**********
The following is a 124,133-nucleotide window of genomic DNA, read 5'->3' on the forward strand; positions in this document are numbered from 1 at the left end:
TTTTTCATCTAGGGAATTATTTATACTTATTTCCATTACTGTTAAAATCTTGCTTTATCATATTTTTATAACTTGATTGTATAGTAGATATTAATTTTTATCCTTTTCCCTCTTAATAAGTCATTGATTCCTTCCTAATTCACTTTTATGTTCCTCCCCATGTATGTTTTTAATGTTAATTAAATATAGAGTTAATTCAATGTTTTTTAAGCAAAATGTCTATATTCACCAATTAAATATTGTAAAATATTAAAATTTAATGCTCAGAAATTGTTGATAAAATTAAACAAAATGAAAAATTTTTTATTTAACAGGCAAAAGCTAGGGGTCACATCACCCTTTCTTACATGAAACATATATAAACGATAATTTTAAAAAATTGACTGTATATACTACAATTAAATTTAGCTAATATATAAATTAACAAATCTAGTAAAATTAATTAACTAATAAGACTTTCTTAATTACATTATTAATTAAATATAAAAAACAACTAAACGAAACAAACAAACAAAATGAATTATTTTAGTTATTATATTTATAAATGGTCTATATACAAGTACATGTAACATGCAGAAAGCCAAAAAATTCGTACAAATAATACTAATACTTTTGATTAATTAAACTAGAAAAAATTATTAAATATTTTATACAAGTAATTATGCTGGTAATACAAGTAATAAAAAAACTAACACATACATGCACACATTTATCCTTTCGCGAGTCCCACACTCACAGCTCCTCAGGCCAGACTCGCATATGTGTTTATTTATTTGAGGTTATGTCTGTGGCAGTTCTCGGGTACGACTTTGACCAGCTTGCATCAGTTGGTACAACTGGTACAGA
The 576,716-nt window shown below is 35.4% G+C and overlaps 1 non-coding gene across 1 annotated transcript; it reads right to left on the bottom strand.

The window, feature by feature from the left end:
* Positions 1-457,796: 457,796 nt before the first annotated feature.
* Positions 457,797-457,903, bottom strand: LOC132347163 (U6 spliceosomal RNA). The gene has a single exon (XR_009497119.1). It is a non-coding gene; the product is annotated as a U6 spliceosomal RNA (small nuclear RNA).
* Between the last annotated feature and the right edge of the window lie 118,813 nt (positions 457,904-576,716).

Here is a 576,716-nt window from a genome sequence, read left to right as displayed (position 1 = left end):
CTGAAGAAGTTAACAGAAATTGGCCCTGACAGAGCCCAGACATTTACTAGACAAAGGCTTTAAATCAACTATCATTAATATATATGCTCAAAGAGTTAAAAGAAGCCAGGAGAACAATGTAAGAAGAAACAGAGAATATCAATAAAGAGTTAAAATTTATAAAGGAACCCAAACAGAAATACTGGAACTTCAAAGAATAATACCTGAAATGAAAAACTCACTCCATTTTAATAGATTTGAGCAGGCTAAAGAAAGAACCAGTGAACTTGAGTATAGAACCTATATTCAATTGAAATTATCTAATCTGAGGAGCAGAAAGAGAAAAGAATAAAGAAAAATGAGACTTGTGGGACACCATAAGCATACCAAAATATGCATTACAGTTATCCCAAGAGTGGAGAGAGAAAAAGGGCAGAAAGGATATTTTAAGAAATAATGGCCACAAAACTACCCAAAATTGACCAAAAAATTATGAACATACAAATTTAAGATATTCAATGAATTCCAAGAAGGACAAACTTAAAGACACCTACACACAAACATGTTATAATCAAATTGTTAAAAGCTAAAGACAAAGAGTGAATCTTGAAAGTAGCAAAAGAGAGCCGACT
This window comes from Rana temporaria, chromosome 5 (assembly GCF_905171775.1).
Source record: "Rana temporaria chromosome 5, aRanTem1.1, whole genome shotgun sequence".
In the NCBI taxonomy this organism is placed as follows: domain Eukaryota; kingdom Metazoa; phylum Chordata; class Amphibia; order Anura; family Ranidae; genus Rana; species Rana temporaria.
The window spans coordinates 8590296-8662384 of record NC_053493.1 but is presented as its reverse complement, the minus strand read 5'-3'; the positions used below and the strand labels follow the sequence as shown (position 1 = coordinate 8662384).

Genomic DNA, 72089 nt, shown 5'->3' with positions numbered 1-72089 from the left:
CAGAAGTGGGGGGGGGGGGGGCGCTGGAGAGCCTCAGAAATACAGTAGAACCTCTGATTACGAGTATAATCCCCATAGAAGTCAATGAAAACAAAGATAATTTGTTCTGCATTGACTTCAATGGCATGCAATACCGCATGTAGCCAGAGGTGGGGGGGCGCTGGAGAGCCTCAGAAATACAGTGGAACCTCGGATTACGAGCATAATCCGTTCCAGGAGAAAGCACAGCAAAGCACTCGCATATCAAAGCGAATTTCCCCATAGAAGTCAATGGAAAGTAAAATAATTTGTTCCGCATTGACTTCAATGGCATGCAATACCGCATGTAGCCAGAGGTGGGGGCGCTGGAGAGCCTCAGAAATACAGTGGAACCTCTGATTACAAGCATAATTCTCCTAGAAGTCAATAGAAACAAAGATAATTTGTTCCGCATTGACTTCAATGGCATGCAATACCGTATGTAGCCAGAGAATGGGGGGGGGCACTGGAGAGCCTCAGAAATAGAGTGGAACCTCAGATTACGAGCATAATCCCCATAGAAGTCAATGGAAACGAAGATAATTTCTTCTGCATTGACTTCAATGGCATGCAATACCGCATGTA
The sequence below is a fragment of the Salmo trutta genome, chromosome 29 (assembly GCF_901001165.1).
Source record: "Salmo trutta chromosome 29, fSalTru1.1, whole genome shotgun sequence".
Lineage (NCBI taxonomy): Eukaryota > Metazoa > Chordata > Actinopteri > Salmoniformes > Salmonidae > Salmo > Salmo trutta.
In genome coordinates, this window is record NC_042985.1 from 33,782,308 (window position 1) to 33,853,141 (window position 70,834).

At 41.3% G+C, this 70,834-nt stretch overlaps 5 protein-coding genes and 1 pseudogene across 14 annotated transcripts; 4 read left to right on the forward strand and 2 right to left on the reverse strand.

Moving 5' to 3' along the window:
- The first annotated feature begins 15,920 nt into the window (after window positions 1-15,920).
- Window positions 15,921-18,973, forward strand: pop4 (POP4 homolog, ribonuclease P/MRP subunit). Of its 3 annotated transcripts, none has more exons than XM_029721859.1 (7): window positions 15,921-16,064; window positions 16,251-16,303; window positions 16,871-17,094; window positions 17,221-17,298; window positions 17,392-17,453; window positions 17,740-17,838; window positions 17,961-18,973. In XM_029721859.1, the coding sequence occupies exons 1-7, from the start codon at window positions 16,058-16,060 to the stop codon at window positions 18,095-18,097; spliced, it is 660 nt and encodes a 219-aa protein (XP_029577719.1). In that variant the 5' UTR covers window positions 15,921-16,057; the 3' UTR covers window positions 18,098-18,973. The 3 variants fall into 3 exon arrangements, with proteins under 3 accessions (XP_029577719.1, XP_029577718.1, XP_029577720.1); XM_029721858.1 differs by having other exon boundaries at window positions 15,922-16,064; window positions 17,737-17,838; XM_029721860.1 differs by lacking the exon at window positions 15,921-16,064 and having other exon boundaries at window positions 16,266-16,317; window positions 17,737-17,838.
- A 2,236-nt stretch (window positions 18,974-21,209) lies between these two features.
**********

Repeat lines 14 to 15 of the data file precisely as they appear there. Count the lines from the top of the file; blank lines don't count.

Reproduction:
Genomic DNA, 72089 nt, shown 5'->3' with positions numbered 1-72089 from the left:
CAGAAGTGGGGGGGGGGGGGGCGCTGGAGAGCCTCAGAAATACAGTAGAACCTCTGATTACGAGTATAATCCCCATAGAAGTCAATGAAAACAAAGATAATTTGTTCTGCATTGACTTCAATGGCATGCAATACCGCATGTAGCCAGAGGTGGGGGGGCGCTGGAGAGCCTCAGAAATACAGTGGAACCTCGGATTACGAGCATAATCCGTTCCAGGAGAAAGCACAGCAAAGCACTCGCATATCAAAGCGAATTTCCCCATAGAAGTCAATGGAAAGTAAAATAATTTGTTCCGCATTGACTTCAATGGCATGCAATACCGCATGTAGCCAGAGGTGGGGGCGCTGGAGAGCCTCAGAAATACAGTGGAACCTCTGATTACAAGCATAATTCTCCTAGAAGTCAATAGAAACAAAGATAATTTGTTCCGCATTGACTTCAATGGCATGCAATACCGTATGTAGCCAGAGAATGGGGGGGGGCACTGGAGAGCCTCAGAAATAGAGTGGAACCTCAGATTACGAGCATAATCCCCATAGAAGTCAATGGAAACGAAGATAATTTCTTCTGCATTGACTTCAATGGCATGCAATACCGCATGTA